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Author Topic: form vs. load  (Read 888 times)
dj181
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« on: August 19, 2012, 09:45:58 AM »

which is more important and why?

i'll go with load, just as long as one's form is not absolutely horrendous
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chaos
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« Reply #1 on: August 19, 2012, 11:40:09 AM »

Depends on your goal.
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« Reply #2 on: August 19, 2012, 11:44:25 AM »

which is more important and why?

i'll go with load, just as long as one's form is not absolutely horrendous
how about a combination of the two progressively improve both form and function as you become acclimated to the training state. Grin Grin Grin


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jpm101
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« Reply #3 on: August 20, 2012, 08:16:27 AM »

I agree with dkj181. The value of cheating movements can never be underestimated.  And you can perform any cheating exercise within good form, once the basic of cheating is fully understood.  Good Luck.
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dj181
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« Reply #4 on: August 20, 2012, 08:24:06 AM »

I agree with dkj181. The value of cheating movements can never be underestimated.  And you can perform any cheating exercise within good form, once the basic of cheating is fully understood.  Good Luck.

like AJ used to say... "cheat to make the exercise harder, not easier"

and very nice girl funk Tongue were you able to get her digits? Grin
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« Reply #5 on: August 20, 2012, 08:49:58 AM »

dj181;  Nice Art Jones quote.

 Seen lots of guy switch from strict or semi strict BB curls, to cheat curls, with a almost over night boost to the biceps size & strength.Same with lateral raises DB flys, rows, presses, etc. Want shoulder mass and power, than try jerk or push presses.

Cheats do not apply to squats or DL's, because of the inline position of both those movements. Other than that, take your pick of exercise . Good Luck.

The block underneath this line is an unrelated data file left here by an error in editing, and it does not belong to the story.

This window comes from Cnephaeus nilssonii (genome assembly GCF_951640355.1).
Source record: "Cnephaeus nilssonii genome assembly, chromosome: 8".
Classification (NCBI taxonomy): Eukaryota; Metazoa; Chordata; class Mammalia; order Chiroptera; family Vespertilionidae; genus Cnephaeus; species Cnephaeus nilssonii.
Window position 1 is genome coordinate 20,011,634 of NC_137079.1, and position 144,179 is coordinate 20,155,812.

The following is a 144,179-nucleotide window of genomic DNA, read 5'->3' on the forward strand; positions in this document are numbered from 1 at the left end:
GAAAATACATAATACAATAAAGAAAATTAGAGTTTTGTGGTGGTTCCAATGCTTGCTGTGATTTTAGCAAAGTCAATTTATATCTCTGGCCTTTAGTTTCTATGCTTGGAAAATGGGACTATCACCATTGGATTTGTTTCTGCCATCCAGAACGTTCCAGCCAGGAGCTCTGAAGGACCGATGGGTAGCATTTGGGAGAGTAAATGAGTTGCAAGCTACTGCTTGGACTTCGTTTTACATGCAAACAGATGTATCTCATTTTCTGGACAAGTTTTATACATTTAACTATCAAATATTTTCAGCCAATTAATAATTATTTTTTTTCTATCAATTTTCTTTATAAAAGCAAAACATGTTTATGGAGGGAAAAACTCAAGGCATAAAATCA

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dj181
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« Reply #6 on: August 20, 2012, 09:22:02 AM »

dj181;  Nice Art Jones quote.

 Seen lots of guy switch from strict or semi strict BB curls, to cheat curls, with a almost over night boost to the biceps size & strength.Same with lateral raises DB flys, rows, presses, etc. Want shoulder mass and power, than try jerk or push presses.

Cheats do not apply to squats or DL's, because of the inline position of both those movements. Other than that, take your pick of exercise . Good Luck.

so would you advise to follow AJ's protocol on curls and presses?

his basic protocol was something like this.. take a barbell that you can curl for 6 or 7 good reps (no cheating here) and then after you complete those 6 or 7 reps til failure proceed to cheat out 3 more reps (cheating just enough to complete those final 3 reps) making them brutally hard


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« Reply #7 on: August 20, 2012, 09:26:03 AM »

so would you advise to follow AJ's protocol on curls and presses?

his basic protocol was something like this.. take a barbell that you can curl for 6 or 7 good reps (no cheating here) and then after you complete those 6 or 7 reps til failure proceed to cheat out 3 more reps (cheating just enough to complete those final 3 reps) making them brutally hard



I like rest pause myself..
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dj181
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« Reply #8 on: August 20, 2012, 09:36:19 AM »

I like rest pause myself..

do you mean Mentzer style rest-pause?

which is a 1 max rep, rest 10 seconds then do it again, and then lighten the load by 10% and do another 1 rep max after a 10 sec rest, and then finish off with a final 1 rep max after a 15 second rest-pause

it bascially ends up being 4 one rep maxes